I am launching a new series – called “Insights” – that will include posts on brief statements of wisdom or viewpoints that I come across in my readings or other sources. My hope is that this will pique your curiosity and encourage further exploration of the topic.

The first insight comes from Dr. Daniel Kahneman. I just finished reading his book, Thinking, Fast and Slow, which is full of great insights, especially if you have an interested in human behavior and economics. If you have not read it, I highly recommend it.

In this passage from the book, an “Econ” is the name given to the fictitious person modeled in neoclassical economics.

In a nation of Econs, government should keep out of the way, allowing the Econs to act as they choose, so long as they do not harm others. If a motorcycle rider chooses to ride without a helmet, a libertarian will support his right to do so. Citizens know what they are doing, even when they choose not to save for their old age, or when they expose themselves to addictive substances. There is sometimes a hard edge to this position: elderly people who did not save for retirement get little more sympathy than someone who complains about the bill after consuming a large meal at a restaurant. Much is therefore at stake in the debate between the Chicago school and the behavioral economists, who reject the extreme form of the rational-agent model. Freedom is not a contested value; all the participants in the debate are in favor of it. But life is more complex for behavioral economists than for true believers in human rationality. No behavioral economists favors a state that will force its citizens to eat a balanced diet and to watch only television shows that are good for the soul. For behavioral economists, however, freedom has a cost, which is borne by individuals who make bad choices, and by a society that feels obligated to help them. The decision of whether or not to protect individuals against their mistakes therefore presents a dilemma for behavioral economists. The economists of the Chicago school do not face that problem, because rational agents do not make mistakes. For adherents of this school, freedom is free of charge (p. 412).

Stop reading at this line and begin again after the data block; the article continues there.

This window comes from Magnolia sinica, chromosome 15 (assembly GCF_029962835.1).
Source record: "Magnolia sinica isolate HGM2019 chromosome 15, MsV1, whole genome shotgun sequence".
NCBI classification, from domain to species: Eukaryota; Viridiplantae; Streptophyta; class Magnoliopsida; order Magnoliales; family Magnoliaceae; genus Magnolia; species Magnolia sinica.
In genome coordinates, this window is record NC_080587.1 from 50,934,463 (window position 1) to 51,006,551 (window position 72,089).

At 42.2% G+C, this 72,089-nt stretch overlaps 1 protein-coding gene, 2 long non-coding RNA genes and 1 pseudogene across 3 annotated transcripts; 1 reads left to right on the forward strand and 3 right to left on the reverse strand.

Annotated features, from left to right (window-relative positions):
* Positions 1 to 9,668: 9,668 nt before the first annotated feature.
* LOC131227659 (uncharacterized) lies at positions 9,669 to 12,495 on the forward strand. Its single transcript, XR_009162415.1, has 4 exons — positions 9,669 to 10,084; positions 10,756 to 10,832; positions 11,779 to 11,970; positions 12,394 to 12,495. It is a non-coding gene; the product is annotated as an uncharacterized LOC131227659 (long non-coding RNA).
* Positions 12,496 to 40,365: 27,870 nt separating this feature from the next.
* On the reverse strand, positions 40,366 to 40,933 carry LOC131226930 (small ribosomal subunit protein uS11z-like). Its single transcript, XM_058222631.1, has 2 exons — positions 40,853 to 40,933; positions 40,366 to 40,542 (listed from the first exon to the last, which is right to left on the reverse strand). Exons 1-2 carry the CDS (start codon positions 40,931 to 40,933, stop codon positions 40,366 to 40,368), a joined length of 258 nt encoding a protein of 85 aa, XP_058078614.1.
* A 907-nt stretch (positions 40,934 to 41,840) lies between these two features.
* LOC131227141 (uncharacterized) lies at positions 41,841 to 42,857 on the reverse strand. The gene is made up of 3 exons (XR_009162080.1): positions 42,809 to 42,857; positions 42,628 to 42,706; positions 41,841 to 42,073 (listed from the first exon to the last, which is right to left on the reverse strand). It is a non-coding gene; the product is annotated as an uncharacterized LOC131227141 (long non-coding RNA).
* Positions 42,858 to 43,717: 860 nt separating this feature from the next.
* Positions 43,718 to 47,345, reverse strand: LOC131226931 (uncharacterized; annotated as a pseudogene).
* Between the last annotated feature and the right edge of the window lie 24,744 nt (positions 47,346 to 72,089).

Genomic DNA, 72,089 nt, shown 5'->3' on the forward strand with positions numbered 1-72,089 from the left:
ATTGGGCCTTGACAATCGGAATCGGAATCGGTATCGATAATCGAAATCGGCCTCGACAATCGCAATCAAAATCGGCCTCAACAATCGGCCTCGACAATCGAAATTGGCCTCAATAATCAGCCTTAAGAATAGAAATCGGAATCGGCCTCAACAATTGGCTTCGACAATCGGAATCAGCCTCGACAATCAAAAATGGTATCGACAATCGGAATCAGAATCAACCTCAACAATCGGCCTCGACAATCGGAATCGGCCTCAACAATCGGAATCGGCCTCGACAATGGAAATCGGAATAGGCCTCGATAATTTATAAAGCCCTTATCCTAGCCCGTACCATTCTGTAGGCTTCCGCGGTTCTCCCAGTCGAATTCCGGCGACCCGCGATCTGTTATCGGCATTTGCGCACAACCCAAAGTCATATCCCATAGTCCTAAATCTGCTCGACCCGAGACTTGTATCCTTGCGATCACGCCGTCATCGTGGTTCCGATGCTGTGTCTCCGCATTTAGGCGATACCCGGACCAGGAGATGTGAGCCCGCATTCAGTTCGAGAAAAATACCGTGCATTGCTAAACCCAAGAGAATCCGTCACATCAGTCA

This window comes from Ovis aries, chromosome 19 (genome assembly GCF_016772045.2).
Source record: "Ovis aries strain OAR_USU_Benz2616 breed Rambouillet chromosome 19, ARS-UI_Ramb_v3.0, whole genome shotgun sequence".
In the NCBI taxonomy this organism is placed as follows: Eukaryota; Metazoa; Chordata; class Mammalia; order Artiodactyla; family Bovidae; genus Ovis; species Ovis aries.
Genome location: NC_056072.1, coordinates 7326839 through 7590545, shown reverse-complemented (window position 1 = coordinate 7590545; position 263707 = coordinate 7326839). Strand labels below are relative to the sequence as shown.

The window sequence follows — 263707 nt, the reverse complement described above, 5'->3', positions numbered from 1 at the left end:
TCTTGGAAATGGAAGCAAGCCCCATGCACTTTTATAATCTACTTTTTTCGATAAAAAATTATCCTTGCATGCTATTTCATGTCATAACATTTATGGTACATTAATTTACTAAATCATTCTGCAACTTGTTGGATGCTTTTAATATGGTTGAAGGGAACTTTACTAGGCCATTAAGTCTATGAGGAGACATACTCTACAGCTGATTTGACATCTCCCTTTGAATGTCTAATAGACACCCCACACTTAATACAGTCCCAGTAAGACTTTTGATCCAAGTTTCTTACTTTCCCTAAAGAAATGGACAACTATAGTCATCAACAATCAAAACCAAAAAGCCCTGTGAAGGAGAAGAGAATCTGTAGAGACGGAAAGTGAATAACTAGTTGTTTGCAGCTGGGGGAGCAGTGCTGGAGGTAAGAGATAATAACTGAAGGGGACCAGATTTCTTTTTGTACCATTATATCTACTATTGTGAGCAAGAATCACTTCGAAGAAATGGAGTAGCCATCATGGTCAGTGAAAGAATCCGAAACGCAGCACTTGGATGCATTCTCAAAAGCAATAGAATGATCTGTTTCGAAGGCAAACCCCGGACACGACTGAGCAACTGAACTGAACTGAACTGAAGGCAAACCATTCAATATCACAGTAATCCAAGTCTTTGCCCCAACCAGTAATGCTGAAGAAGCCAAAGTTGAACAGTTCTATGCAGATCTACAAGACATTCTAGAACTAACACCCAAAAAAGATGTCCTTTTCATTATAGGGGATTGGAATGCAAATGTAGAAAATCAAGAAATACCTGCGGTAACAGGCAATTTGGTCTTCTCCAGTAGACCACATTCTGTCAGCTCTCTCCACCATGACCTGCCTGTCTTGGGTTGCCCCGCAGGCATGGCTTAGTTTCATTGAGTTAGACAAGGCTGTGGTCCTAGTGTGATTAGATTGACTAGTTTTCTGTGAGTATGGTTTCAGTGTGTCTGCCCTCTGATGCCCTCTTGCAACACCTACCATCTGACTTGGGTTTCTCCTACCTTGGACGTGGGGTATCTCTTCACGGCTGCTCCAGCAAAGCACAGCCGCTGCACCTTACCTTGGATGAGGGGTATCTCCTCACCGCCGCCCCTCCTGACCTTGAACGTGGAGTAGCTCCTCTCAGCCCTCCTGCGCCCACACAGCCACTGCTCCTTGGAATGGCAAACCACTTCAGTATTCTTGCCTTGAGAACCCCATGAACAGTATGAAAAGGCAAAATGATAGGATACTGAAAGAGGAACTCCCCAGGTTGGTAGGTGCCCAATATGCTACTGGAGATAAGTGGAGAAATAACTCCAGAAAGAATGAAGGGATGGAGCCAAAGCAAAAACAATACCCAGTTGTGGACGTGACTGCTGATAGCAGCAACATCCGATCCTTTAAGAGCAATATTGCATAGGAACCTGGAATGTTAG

Kahneman, D. (2011). Thinking, Fast and Slow. New York, NY: Farrar, Straus, and Giroux.

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